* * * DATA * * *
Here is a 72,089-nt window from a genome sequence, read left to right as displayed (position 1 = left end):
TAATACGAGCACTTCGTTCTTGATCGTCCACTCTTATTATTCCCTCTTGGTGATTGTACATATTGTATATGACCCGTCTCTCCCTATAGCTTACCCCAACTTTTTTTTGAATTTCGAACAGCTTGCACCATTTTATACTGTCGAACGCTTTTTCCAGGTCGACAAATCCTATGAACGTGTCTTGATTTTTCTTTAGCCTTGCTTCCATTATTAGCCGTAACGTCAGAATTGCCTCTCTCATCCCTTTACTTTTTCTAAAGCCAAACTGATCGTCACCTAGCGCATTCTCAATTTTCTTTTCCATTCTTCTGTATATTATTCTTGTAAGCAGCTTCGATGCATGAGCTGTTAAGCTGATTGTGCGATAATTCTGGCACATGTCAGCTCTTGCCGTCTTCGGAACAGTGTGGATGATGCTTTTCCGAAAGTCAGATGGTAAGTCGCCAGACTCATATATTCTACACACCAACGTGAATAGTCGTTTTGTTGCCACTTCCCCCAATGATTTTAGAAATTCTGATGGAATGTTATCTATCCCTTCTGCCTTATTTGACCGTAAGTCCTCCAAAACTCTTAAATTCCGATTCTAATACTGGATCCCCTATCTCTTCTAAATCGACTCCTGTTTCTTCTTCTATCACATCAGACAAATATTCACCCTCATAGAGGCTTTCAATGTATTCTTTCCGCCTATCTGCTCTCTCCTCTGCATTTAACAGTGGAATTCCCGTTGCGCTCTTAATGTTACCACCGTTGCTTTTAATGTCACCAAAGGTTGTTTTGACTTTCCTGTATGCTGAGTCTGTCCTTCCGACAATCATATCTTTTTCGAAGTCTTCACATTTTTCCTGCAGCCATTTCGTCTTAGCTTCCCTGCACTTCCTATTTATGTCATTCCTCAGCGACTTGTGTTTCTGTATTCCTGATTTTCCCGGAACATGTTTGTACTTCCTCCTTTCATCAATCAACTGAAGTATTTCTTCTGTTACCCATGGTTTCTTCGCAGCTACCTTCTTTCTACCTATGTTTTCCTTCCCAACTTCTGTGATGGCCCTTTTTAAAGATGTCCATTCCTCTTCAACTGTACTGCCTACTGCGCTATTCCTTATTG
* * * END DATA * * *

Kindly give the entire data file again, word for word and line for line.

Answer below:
Here is a 72,089-nt window from a genome sequence, read left to right as displayed (position 1 = left end):
TAATACGAGCACTTCGTTCTTGATCGTCCACTCTTATTATTCCCTCTTGGTGATTGTACATATTGTATATGACCCGTCTCTCCCTATAGCTTACCCCAACTTTTTTTTGAATTTCGAACAGCTTGCACCATTTTATACTGTCGAACGCTTTTTCCAGGTCGACAAATCCTATGAACGTGTCTTGATTTTTCTTTAGCCTTGCTTCCATTATTAGCCGTAACGTCAGAATTGCCTCTCTCATCCCTTTACTTTTTCTAAAGCCAAACTGATCGTCACCTAGCGCATTCTCAATTTTCTTTTCCATTCTTCTGTATATTATTCTTGTAAGCAGCTTCGATGCATGAGCTGTTAAGCTGATTGTGCGATAATTCTGGCACATGTCAGCTCTTGCCGTCTTCGGAACAGTGTGGATGATGCTTTTCCGAAAGTCAGATGGTAAGTCGCCAGACTCATATATTCTACACACCAACGTGAATAGTCGTTTTGTTGCCACTTCCCCCAATGATTTTAGAAATTCTGATGGAATGTTATCTATCCCTTCTGCCTTATTTGACCGTAAGTCCTCCAAAACTCTTAAATTCCGATTCTAATACTGGATCCCCTATCTCTTCTAAATCGACTCCTGTTTCTTCTTCTATCACATCAGACAAATATTCACCCTCATAGAGGCTTTCAATGTATTCTTTCCGCCTATCTGCTCTCTCCTCTGCATTTAACAGTGGAATTCCCGTTGCGCTCTTAATGTTACCACCGTTGCTTTTAATGTCACCAAAGGTTGTTTTGACTTTCCTGTATGCTGAGTCTGTCCTTCCGACAATCATATCTTTTTCGAAGTCTTCACATTTTTCCTGCAGCCATTTCGTCTTAGCTTCCCTGCACTTCCTATTTATGTCATTCCTCAGCGACTTGTGTTTCTGTATTCCTGATTTTCCCGGAACATGTTTGTACTTCCTCCTTTCATCAATCAACTGAAGTATTTCTTCTGTTACCCATGGTTTCTTCGCAGCTACCTTCTTTCTACCTATGTTTTCCTTCCCAACTTCTGTGATGGCCCTTTTTAAAGATGTCCATTCCTCTTCAACTGTACTGCCTACTGCGCTATTCCTTATTG